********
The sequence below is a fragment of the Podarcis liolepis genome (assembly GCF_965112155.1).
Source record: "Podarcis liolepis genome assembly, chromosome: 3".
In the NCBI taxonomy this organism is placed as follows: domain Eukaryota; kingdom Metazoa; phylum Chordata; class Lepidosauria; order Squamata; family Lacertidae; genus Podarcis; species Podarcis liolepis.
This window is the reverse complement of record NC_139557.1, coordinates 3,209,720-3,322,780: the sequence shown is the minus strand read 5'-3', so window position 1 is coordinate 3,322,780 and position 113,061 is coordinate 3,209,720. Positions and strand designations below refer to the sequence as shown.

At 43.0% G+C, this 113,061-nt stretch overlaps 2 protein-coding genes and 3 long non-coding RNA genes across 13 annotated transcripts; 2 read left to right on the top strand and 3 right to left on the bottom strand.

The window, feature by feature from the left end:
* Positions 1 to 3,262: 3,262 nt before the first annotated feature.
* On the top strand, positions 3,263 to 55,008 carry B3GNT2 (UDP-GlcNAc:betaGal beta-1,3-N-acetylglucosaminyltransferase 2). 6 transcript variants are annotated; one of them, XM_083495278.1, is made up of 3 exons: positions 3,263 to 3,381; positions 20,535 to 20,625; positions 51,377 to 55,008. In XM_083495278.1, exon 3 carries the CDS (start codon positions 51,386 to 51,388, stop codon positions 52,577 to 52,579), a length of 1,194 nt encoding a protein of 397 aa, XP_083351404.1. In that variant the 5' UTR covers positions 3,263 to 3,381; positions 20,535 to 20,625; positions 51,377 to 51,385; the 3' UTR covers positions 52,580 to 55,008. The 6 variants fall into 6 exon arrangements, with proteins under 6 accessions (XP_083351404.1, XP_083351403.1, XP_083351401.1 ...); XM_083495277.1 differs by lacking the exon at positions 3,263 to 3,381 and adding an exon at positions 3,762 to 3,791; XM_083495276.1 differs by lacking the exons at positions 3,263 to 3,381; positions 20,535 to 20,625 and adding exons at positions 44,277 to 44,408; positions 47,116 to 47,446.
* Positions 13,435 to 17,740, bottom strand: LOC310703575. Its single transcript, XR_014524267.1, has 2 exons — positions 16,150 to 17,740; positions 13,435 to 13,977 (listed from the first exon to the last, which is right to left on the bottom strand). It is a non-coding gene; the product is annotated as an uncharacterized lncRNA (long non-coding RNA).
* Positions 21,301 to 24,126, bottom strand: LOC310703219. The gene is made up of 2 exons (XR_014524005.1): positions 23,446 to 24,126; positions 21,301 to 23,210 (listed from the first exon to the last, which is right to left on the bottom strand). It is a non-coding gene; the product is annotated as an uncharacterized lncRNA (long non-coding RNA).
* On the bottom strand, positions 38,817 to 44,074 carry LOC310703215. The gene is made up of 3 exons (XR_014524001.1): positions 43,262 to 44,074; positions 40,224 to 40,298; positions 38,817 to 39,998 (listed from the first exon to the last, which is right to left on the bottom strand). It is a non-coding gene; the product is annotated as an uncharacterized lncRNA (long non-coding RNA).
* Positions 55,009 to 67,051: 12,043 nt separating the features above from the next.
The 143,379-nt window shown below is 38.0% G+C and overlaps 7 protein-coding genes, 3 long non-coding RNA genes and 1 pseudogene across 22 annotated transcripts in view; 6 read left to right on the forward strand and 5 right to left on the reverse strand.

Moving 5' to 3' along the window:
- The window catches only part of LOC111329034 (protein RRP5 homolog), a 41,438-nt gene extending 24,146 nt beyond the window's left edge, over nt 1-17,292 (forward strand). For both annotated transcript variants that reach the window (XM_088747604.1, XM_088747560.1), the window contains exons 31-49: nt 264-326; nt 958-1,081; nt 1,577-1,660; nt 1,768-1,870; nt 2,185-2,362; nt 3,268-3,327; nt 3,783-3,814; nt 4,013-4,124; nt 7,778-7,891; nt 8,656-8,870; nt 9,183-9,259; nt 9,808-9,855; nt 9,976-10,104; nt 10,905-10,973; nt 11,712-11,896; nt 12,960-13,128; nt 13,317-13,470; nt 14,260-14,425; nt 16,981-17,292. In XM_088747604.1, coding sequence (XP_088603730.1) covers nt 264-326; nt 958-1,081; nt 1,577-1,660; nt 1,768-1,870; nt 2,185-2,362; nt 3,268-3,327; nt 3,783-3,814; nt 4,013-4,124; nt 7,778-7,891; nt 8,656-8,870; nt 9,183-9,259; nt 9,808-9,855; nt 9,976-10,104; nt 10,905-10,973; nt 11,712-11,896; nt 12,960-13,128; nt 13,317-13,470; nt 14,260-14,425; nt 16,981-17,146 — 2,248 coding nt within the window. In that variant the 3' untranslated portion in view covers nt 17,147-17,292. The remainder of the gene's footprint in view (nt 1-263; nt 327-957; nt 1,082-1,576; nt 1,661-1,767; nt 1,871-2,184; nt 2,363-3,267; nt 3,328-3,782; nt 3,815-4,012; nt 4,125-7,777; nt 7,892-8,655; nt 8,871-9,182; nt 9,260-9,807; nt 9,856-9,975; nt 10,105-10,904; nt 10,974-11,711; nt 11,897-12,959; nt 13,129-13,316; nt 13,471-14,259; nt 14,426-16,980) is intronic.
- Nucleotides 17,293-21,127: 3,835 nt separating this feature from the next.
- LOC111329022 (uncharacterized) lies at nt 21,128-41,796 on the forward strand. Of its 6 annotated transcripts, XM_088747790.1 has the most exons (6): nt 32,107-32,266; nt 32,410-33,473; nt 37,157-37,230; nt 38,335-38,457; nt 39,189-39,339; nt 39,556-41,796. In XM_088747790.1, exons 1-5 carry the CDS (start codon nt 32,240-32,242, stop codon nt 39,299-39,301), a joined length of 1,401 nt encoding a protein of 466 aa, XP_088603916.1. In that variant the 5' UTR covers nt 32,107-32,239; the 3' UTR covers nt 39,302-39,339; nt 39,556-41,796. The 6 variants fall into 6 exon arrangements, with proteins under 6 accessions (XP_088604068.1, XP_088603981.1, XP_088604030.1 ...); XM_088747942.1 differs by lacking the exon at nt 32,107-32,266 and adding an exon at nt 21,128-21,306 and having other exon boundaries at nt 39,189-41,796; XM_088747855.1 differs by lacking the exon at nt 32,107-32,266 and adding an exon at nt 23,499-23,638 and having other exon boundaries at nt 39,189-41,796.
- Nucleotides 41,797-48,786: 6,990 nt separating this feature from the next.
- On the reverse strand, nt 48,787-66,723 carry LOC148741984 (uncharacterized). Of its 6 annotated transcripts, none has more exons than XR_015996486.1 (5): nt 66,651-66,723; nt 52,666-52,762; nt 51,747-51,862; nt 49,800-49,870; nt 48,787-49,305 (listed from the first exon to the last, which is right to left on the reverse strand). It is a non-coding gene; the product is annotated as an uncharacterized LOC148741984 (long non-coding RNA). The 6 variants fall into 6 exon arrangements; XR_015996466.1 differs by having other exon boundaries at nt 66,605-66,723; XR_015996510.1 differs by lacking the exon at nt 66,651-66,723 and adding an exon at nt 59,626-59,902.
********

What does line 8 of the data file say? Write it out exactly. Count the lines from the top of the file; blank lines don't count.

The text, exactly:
* On the top strand, positions 3,263 to 55,008 carry B3GNT2 (UDP-GlcNAc:betaGal beta-1,3-N-acetylglucosaminyltransferase 2). 6 transcript variants are annotated; one of them, XM_083495278.1, is made up of 3 exons: positions 3,263 to 3,381; positions 20,535 to 20,625; positions 51,377 to 55,008. In XM_083495278.1, exon 3 carries the CDS (start codon positions 51,386 to 51,388, stop codon positions 52,577 to 52,579), a length of 1,194 nt encoding a protein of 397 aa, XP_083351404.1. In that variant the 5' UTR covers positions 3,263 to 3,381; positions 20,535 to 20,625; positions 51,377 to 51,385; the 3' UTR covers positions 52,580 to 55,008. The 6 variants fall into 6 exon arrangements, with proteins under 6 accessions (XP_083351404.1, XP_083351403.1, XP_083351401.1 ...); XM_083495277.1 differs by lacking the exon at positions 3,263 to 3,381 and adding an exon at positions 3,762 to 3,791; XM_083495276.1 differs by lacking the exons at positions 3,263 to 3,381; positions 20,535 to 20,625 and adding exons at positions 44,277 to 44,408; positions 47,116 to 47,446.